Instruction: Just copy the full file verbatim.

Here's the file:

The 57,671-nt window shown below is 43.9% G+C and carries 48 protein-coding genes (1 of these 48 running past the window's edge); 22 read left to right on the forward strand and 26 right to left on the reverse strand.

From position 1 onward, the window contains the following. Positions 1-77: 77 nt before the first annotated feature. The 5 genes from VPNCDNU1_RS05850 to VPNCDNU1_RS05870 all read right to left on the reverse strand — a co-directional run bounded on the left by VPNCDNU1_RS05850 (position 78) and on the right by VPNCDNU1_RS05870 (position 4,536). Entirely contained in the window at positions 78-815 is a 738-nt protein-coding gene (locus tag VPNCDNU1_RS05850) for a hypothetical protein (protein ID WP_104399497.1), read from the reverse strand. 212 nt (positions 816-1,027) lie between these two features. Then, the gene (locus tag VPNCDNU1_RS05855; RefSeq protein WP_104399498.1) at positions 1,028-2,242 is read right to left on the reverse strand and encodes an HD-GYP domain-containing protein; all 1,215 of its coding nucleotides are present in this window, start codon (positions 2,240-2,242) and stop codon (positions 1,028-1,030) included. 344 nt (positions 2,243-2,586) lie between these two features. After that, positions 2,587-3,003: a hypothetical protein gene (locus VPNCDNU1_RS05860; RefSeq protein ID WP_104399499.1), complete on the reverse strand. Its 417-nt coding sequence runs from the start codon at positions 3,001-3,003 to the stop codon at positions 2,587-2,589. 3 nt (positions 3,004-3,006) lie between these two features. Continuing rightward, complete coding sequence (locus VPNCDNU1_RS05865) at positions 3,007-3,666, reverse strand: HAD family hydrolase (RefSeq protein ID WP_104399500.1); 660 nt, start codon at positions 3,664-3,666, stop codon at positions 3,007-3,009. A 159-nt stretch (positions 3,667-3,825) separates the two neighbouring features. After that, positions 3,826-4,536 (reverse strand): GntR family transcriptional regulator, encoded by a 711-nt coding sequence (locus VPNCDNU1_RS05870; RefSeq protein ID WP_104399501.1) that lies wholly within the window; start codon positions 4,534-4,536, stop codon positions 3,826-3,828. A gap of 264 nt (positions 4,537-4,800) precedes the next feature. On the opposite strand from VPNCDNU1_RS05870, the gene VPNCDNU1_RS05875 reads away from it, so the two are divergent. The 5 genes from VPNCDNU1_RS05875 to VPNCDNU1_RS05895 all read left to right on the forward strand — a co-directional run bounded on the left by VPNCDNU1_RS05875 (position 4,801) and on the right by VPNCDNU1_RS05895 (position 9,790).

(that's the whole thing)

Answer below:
The 57,671-nt window shown below is 43.9% G+C and carries 48 protein-coding genes (1 of these 48 running past the window's edge); 22 read left to right on the forward strand and 26 right to left on the reverse strand.

From position 1 onward, the window contains the following. Positions 1-77: 77 nt before the first annotated feature. The 5 genes from VPNCDNU1_RS05850 to VPNCDNU1_RS05870 all read right to left on the reverse strand — a co-directional run bounded on the left by VPNCDNU1_RS05850 (position 78) and on the right by VPNCDNU1_RS05870 (position 4,536). Entirely contained in the window at positions 78-815 is a 738-nt protein-coding gene (locus tag VPNCDNU1_RS05850) for a hypothetical protein (protein ID WP_104399497.1), read from the reverse strand. 212 nt (positions 816-1,027) lie between these two features. Then, the gene (locus tag VPNCDNU1_RS05855; RefSeq protein WP_104399498.1) at positions 1,028-2,242 is read right to left on the reverse strand and encodes an HD-GYP domain-containing protein; all 1,215 of its coding nucleotides are present in this window, start codon (positions 2,240-2,242) and stop codon (positions 1,028-1,030) included. 344 nt (positions 2,243-2,586) lie between these two features. After that, positions 2,587-3,003: a hypothetical protein gene (locus VPNCDNU1_RS05860; RefSeq protein ID WP_104399499.1), complete on the reverse strand. Its 417-nt coding sequence runs from the start codon at positions 3,001-3,003 to the stop codon at positions 2,587-2,589. 3 nt (positions 3,004-3,006) lie between these two features. Continuing rightward, complete coding sequence (locus VPNCDNU1_RS05865) at positions 3,007-3,666, reverse strand: HAD family hydrolase (RefSeq protein ID WP_104399500.1); 660 nt, start codon at positions 3,664-3,666, stop codon at positions 3,007-3,009. A 159-nt stretch (positions 3,667-3,825) separates the two neighbouring features. After that, positions 3,826-4,536 (reverse strand): GntR family transcriptional regulator, encoded by a 711-nt coding sequence (locus VPNCDNU1_RS05870; RefSeq protein ID WP_104399501.1) that lies wholly within the window; start codon positions 4,534-4,536, stop codon positions 3,826-3,828. A gap of 264 nt (positions 4,537-4,800) precedes the next feature. On the opposite strand from VPNCDNU1_RS05870, the gene VPNCDNU1_RS05875 reads away from it, so the two are divergent. The 5 genes from VPNCDNU1_RS05875 to VPNCDNU1_RS05895 all read left to right on the forward strand — a co-directional run bounded on the left by VPNCDNU1_RS05875 (position 4,801) and on the right by VPNCDNU1_RS05895 (position 9,790).